The Clean Air Coalition of Western New York and three residents who live near the Peace Bridge announced today that they are filing a civil rights complaint with the U.S. Justice Department claiming that the state Department of Transportation and others have failed to include residents in the planning process for a new traffic pattern around the bridge.
Natasha D. Soto, a community organizer with the coalition, said the state has held hearings on the proposed traffic project in the community but has conducted them only in English and Spanish and not the other languages spoken by neighborhood residents who come from Burma, Somalia, Malaysia and other countries and who have limited proficiency in English.
She said the failure to hold hearings in their languages violates their rights and amounts to discrimination against people of color and of low income.
She said the first hearing, or scoping session, was conducted in English in June at D’Youville College and that the coalition succeeded in getting the state to hold the second one in Spanish in October at the Connecticut Street Armory.
The coalition and the residents asked the Justice Department to investigate their complaint that the state DOT, the Federal Highway Administration and the Parsons consulting group, which is working on the project, have failed to provide members of the affected neighborhood an opportunity to make their voice heard in the planning process.
They urged the department to order the three parties to:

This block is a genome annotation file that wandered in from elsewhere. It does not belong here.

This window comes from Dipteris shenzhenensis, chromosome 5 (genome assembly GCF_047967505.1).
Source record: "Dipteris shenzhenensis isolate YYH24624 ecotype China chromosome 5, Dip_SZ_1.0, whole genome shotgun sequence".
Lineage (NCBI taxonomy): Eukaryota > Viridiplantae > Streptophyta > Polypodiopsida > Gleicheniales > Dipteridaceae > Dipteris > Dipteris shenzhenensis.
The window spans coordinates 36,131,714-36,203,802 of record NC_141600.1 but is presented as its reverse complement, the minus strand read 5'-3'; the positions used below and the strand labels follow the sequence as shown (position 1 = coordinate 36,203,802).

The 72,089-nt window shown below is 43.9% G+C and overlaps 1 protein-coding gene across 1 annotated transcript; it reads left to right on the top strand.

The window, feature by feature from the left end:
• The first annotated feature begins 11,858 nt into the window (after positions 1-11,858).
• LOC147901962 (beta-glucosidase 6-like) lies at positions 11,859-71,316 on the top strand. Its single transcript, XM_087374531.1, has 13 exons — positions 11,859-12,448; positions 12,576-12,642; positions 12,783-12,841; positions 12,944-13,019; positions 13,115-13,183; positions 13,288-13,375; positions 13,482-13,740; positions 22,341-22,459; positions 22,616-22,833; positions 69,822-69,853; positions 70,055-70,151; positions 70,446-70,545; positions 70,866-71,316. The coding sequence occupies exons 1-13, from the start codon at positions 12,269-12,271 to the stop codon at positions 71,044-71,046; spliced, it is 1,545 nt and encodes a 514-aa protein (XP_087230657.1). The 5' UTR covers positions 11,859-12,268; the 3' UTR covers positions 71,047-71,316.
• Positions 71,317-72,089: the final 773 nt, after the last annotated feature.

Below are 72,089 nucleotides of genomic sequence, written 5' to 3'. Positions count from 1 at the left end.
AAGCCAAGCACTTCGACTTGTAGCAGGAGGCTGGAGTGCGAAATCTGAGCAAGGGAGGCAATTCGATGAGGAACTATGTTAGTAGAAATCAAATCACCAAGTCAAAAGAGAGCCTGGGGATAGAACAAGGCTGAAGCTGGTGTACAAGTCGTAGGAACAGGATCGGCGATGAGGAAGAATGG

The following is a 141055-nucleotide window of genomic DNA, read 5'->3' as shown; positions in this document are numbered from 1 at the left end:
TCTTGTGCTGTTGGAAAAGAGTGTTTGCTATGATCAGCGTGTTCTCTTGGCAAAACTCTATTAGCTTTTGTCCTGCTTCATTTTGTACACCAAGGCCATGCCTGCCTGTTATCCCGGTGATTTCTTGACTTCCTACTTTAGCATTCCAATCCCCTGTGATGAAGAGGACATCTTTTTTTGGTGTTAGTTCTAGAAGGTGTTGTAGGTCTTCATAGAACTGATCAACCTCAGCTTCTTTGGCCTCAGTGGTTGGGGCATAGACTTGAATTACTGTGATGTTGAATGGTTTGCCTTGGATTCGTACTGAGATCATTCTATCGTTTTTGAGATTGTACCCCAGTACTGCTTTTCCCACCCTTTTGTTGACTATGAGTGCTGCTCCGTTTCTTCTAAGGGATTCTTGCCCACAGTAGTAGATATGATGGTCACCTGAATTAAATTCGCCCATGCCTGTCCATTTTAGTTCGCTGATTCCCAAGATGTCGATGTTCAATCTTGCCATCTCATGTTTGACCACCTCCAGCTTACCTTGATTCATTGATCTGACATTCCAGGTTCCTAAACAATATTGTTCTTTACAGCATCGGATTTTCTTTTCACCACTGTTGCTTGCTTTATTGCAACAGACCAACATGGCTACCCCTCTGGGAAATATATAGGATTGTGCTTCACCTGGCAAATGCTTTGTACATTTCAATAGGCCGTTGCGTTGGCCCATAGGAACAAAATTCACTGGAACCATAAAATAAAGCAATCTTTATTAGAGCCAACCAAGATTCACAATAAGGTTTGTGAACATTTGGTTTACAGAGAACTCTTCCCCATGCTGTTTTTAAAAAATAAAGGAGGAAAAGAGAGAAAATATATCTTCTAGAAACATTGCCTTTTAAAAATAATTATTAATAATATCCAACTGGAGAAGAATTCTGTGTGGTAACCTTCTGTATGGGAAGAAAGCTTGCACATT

• Translate the outreach and project materials into Karen, Somali, Arabic, Burmese and Nepali.
• Hold three workshops in the community with translation services available. These workshops should focus on gathering feedback from residents on opportunities to mitigate the negative impacts of the project.
• Hold workshops in community centers or churches without armed guards present, noting that military personnel were in and around the Connecticut Street Armory during the October session.
• Extend the public comment period on the draft environmental impact statement for the project until Feb. 28 to accommodate these events and residents who did not have an opportunity to engage in earlier phases of the project.
The project, announced last March, would eliminate Baird Drive, which now takes Peace Bridge traffic through Front Park, and would replace it with a new entry ramp off Porter Avenue, just past Fourth Street, where an entrance to the northbound Niagara Thruway exists. The new ramp would feature either a roundabout or a traffic-signal intersection.
Soto said that plan would move the traffic closer to residents of the Lakeview housing project on Fourth Street, exposing them to air pollution and traffic congestion and limiting their access to Front Park.
“The residents want a plan to improve air quality in the area, and this won’t do it,” she said of the proposed traffic pattern.
Soto said the current traffic pattern using Baird Drive affects residents along Busti Avenue, while the new pattern moves bridge traffic onto Porter and Fourth, closer to the federally funded Lakeview housing project and its more than 200 residents.
“The new plan doesn’t improve traffic or air quality,” she said. “It just moves the problem to another neighborhood, primarily affecting people of color and low income.”
Erin Heaney, the coalition’s executive director, said that while it does not oppose the project, it has concerns about some aspects of the plan and believes that the DOT has violated the law on the public participation process.
A DOT spokeswoman said the agency went above and beyond the state and federal requirements for community input on the project. She said, among several actions, the agency sent notifications by mail to more than 3,400 people and held additional outreach events to provide the community with updates on the project.
The DOT said all project documentation is available on its website and hard copies of the draft environmental impact study are available at the public libraries, as well as at the regional DOT office.